NHS in perilous state as Omicron hits workforce and delays care for millions of patients, BMA survey finds

Press release from the BMA

Location: England UK
Last reviewed: 8 January 2022

Around two-thirds of UK doctors have told the BMA that the spread of Omicron is causing a dramatic slowdown in the provision of non-urgent medical care, leaving millions of patients in untold suffering as a result.1

In a snap survey by the Association, the severe impact of this wave of the pandemic on the health service is clear, with more than one in five doctors having had to personally self-isolate within the last two weeks.2

Nine in ten said clinical colleagues had to take sick leave or self-isolate within the same period.3 Less than half of doctors said they could always access lateral flow tests, which are required to return to work as quickly as possible.4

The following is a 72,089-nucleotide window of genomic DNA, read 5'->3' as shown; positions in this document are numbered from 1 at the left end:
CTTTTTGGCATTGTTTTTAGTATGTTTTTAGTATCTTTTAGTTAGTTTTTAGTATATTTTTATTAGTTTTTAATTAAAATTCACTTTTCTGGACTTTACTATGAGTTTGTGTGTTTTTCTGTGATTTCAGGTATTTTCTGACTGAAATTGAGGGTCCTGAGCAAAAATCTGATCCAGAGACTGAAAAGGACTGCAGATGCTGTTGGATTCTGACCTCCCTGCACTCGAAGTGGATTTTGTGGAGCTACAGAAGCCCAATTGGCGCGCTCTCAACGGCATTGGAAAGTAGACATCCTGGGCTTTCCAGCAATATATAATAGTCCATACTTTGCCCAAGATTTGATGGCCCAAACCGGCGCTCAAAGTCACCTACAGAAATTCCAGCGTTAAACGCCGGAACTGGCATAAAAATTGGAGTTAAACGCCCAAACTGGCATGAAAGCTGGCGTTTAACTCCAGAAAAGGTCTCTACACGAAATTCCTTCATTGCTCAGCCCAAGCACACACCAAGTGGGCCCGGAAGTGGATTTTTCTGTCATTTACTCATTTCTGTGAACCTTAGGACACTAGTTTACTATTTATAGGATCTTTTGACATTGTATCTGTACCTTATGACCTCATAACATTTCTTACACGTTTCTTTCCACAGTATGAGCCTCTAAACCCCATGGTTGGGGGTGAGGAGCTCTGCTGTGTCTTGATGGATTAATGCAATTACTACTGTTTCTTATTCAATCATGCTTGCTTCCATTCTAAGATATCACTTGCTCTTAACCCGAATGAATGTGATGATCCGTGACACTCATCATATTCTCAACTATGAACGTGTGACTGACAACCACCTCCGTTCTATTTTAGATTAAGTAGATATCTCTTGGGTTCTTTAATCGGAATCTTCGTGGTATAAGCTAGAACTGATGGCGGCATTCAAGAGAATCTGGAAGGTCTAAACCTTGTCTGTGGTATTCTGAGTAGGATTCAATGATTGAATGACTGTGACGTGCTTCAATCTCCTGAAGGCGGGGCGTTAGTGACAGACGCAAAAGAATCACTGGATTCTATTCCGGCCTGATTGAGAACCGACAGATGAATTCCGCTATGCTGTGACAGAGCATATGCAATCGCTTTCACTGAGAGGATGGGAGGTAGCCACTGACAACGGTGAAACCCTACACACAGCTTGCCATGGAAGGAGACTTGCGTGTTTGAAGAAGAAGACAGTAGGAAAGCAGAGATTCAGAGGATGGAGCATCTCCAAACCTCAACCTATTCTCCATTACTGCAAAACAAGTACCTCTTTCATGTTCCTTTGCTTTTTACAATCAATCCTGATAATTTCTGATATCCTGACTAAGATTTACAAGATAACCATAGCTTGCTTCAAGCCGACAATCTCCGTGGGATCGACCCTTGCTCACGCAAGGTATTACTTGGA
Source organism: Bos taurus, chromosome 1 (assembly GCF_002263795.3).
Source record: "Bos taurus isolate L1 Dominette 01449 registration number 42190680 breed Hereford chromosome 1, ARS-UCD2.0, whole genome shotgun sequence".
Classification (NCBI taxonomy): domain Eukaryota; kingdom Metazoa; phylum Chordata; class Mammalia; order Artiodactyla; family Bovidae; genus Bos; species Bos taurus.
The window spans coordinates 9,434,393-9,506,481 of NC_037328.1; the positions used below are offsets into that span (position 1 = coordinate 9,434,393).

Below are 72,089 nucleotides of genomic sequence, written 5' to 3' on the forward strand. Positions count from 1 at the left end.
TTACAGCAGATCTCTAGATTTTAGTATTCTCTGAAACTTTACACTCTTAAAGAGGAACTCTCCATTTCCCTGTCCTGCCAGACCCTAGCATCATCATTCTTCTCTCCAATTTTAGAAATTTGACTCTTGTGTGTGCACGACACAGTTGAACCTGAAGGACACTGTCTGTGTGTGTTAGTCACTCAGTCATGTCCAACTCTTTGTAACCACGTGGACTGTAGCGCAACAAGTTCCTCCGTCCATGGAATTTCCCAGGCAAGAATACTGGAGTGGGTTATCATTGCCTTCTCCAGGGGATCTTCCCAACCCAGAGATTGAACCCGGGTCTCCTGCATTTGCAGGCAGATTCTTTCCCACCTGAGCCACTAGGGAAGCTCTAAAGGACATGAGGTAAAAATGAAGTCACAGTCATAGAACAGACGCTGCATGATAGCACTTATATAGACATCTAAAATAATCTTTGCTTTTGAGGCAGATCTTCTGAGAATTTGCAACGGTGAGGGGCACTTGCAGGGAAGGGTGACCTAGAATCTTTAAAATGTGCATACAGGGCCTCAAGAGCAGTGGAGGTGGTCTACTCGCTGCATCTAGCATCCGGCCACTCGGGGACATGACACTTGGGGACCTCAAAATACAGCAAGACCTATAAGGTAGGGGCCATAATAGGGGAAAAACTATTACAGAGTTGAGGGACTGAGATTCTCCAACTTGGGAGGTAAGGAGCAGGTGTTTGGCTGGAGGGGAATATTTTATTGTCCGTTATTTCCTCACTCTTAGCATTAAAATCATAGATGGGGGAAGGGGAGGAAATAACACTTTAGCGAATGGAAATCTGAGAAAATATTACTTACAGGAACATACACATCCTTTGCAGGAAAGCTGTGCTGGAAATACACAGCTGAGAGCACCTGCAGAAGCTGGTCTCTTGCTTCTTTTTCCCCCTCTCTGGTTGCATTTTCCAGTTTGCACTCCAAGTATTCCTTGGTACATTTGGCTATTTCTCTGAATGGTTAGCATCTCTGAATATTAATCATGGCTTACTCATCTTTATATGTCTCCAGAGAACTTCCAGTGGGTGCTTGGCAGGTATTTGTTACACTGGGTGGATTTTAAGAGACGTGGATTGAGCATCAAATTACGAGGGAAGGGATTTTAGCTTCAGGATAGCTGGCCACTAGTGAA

When asked how they believed the rise of Omicron might continue to negatively impact patients needing routine planned surgery, investigations, and procedures, their answers were sobering, with more than nine in 10 doctors worried about the NHS’s ability to provide urgent and acute care to non-Covid patients, as well as tackling the backlog of nearly six million patients waiting for treatment.5

Many doctors are understandably worried about how non-Covid patients will get the treatment they need, especially when almost half of respondents said they are extremely concerned about staffing levels in their place of work.